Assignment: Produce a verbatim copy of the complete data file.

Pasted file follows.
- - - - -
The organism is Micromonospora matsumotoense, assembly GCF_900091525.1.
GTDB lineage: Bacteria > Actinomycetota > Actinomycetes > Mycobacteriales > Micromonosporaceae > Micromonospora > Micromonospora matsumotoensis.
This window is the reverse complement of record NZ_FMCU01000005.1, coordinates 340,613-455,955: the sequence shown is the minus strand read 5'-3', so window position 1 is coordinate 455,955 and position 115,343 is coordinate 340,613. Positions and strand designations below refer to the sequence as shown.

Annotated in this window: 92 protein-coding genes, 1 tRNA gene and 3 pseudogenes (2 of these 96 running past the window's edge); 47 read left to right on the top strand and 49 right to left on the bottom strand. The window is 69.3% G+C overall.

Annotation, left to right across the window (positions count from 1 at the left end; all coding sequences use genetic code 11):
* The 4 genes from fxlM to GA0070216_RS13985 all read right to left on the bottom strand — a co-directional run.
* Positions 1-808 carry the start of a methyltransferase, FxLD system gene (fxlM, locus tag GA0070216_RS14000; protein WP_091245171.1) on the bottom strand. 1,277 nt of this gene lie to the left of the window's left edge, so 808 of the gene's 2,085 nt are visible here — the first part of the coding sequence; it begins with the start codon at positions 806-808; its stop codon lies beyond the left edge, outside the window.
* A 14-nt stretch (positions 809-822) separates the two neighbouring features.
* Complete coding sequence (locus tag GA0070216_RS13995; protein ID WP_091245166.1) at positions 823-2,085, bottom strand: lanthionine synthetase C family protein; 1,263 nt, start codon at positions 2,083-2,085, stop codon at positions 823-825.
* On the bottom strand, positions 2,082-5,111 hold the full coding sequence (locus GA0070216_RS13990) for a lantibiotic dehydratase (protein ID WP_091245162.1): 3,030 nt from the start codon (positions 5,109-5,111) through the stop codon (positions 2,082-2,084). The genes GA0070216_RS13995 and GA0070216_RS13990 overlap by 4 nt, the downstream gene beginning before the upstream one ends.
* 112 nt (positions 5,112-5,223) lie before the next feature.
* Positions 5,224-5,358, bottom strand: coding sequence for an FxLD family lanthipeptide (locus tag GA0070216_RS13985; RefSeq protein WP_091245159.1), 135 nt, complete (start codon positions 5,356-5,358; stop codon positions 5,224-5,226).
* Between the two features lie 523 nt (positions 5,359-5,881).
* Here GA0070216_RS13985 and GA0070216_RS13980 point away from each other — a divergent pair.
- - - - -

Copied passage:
The organism is Micromonospora matsumotoense, assembly GCF_900091525.1.
GTDB lineage: Bacteria > Actinomycetota > Actinomycetes > Mycobacteriales > Micromonosporaceae > Micromonospora > Micromonospora matsumotoensis.
This window is the reverse complement of record NZ_FMCU01000005.1, coordinates 340,613-455,955: the sequence shown is the minus strand read 5'-3', so window position 1 is coordinate 455,955 and position 115,343 is coordinate 340,613. Positions and strand designations below refer to the sequence as shown.

Annotated in this window: 92 protein-coding genes, 1 tRNA gene and 3 pseudogenes (2 of these 96 running past the window's edge); 47 read left to right on the top strand and 49 right to left on the bottom strand. The window is 69.3% G+C overall.

Annotation, left to right across the window (positions count from 1 at the left end; all coding sequences use genetic code 11):
* The 4 genes from fxlM to GA0070216_RS13985 all read right to left on the bottom strand — a co-directional run.
* Positions 1-808 carry the start of a methyltransferase, FxLD system gene (fxlM, locus tag GA0070216_RS14000; protein WP_091245171.1) on the bottom strand. 1,277 nt of this gene lie to the left of the window's left edge, so 808 of the gene's 2,085 nt are visible here — the first part of the coding sequence; it begins with the start codon at positions 806-808; its stop codon lies beyond the left edge, outside the window.
* A 14-nt stretch (positions 809-822) separates the two neighbouring features.
* Complete coding sequence (locus tag GA0070216_RS13995; protein ID WP_091245166.1) at positions 823-2,085, bottom strand: lanthionine synthetase C family protein; 1,263 nt, start codon at positions 2,083-2,085, stop codon at positions 823-825.
* On the bottom strand, positions 2,082-5,111 hold the full coding sequence (locus GA0070216_RS13990) for a lantibiotic dehydratase (protein ID WP_091245162.1): 3,030 nt from the start codon (positions 5,109-5,111) through the stop codon (positions 2,082-2,084). The genes GA0070216_RS13995 and GA0070216_RS13990 overlap by 4 nt, the downstream gene beginning before the upstream one ends.
* 112 nt (positions 5,112-5,223) lie before the next feature.
* Positions 5,224-5,358, bottom strand: coding sequence for an FxLD family lanthipeptide (locus tag GA0070216_RS13985; RefSeq protein WP_091245159.1), 135 nt, complete (start codon positions 5,356-5,358; stop codon positions 5,224-5,226).
* Between the two features lie 523 nt (positions 5,359-5,881).
* Here GA0070216_RS13985 and GA0070216_RS13980 point away from each other — a divergent pair.